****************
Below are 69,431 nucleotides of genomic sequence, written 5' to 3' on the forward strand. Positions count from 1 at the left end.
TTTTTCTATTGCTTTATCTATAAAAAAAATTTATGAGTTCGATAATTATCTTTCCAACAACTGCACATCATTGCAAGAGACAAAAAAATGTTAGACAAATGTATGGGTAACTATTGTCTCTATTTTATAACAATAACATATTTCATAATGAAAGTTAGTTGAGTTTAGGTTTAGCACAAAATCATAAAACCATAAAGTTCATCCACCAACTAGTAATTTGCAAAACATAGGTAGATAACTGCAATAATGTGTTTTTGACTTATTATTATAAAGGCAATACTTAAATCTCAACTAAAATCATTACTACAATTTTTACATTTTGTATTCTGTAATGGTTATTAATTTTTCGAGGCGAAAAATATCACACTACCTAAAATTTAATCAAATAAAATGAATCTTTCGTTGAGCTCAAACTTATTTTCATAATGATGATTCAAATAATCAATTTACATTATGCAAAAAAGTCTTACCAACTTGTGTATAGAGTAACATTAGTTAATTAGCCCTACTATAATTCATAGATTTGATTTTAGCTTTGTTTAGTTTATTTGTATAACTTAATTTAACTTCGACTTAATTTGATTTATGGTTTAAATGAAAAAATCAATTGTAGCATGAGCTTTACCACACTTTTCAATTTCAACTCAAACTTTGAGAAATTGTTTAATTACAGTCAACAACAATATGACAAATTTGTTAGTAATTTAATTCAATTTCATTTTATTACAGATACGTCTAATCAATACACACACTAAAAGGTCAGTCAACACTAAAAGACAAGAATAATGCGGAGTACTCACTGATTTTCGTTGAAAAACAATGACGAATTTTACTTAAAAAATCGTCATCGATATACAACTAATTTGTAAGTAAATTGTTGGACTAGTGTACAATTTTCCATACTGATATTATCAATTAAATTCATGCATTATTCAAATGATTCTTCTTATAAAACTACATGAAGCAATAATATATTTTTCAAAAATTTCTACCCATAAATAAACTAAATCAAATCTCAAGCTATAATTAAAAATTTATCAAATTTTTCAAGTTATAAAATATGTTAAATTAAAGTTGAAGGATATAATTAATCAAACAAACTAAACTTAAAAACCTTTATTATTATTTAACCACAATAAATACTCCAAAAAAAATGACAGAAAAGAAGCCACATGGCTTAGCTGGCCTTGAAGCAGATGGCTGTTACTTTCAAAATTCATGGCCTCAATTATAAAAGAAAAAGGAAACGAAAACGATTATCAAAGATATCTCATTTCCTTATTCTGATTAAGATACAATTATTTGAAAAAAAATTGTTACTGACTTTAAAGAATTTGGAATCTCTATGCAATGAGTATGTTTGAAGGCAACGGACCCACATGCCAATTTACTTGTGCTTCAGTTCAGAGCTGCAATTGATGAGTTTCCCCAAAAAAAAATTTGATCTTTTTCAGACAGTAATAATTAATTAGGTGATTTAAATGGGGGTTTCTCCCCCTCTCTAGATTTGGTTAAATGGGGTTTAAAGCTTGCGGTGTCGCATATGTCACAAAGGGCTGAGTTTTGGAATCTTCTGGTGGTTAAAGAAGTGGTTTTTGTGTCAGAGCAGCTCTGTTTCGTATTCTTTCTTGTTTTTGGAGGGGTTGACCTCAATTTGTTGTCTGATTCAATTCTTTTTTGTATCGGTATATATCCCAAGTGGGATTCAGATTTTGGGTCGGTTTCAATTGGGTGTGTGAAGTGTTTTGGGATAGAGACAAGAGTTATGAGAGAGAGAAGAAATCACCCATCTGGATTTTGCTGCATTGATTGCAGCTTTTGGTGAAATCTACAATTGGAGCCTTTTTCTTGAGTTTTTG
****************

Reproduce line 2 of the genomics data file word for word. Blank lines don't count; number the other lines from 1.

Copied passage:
TTTTTCTATTGCTTTATCTATAAAAAAAATTTATGAGTTCGATAATTATCTTTCCAACAACTGCACATCATTGCAAGAGACAAAAAAATGTTAGACAAATGTATGGGTAACTATTGTCTCTATTTTATAACAATAACATATTTCATAATGAAAGTTAGTTGAGTTTAGGTTTAGCACAAAATCATAAAACCATAAAGTTCATCCACCAACTAGTAATTTGCAAAACATAGGTAGATAACTGCAATAATGTGTTTTTGACTTATTATTATAAAGGCAATACTTAAATCTCAACTAAAATCATTACTACAATTTTTACATTTTGTATTCTGTAATGGTTATTAATTTTTCGAGGCGAAAAATATCACACTACCTAAAATTTAATCAAATAAAATGAATCTTTCGTTGAGCTCAAACTTATTTTCATAATGATGATTCAAATAATCAATTTACATTATGCAAAAAAGTCTTACCAACTTGTGTATAGAGTAACATTAGTTAATTAGCCCTACTATAATTCATAGATTTGATTTTAGCTTTGTTTAGTTTATTTGTATAACTTAATTTAACTTCGACTTAATTTGATTTATGGTTTAAATGAAAAAATCAATTGTAGCATGAGCTTTACCACACTTTTCAATTTCAACTCAAACTTTGAGAAATTGTTTAATTACAGTCAACAACAATATGACAAATTTGTTAGTAATTTAATTCAATTTCATTTTATTACAGATACGTCTAATCAATACACACACTAAAAGGTCAGTCAACACTAAAAGACAAGAATAATGCGGAGTACTCACTGATTTTCGTTGAAAAACAATGACGAATTTTACTTAAAAAATCGTCATCGATATACAACTAATTTGTAAGTAAATTGTTGGACTAGTGTACAATTTTCCATACTGATATTATCAATTAAATTCATGCATTATTCAAATGATTCTTCTTATAAAACTACATGAAGCAATAATATATTTTTCAAAAATTTCTACCCATAAATAAACTAAATCAAATCTCAAGCTATAATTAAAAATTTATCAAATTTTTCAAGTTATAAAATATGTTAAATTAAAGTTGAAGGATATAATTAATCAAACAAACTAAACTTAAAAACCTTTATTATTATTTAACCACAATAAATACTCCAAAAAAAATGACAGAAAAGAAGCCACATGGCTTAGCTGGCCTTGAAGCAGATGGCTGTTACTTTCAAAATTCATGGCCTCAATTATAAAAGAAAAAGGAAACGAAAACGATTATCAAAGATATCTCATTTCCTTATTCTGATTAAGATACAATTATTTGAAAAAAAATTGTTACTGACTTTAAAGAATTTGGAATCTCTATGCAATGAGTATGTTTGAAGGCAACGGACCCACATGCCAATTTACTTGTGCTTCAGTTCAGAGCTGCAATTGATGAGTTTCCCCAAAAAAAAATTTGATCTTTTTCAGACAGTAATAATTAATTAGGTGATTTAAATGGGGGTTTCTCCCCCTCTCTAGATTTGGTTAAATGGGGTTTAAAGCTTGCGGTGTCGCATATGTCACAAAGGGCTGAGTTTTGGAATCTTCTGGTGGTTAAAGAAGTGGTTTTTGTGTCAGAGCAGCTCTGTTTCGTATTCTTTCTTGTTTTTGGAGGGGTTGACCTCAATTTGTTGTCTGATTCAATTCTTTTTTGTATCGGTATATATCCCAAGTGGGATTCAGATTTTGGGTCGGTTTCAATTGGGTGTGTGAAGTGTTTTGGGATAGAGACAAGAGTTATGAGAGAGAGAAGAAATCACCCATCTGGATTTTGCTGCATTGATTGCAGCTTTTGGTGAAATCTACAATTGGAGCCTTTTTCTTGAGTTTTTG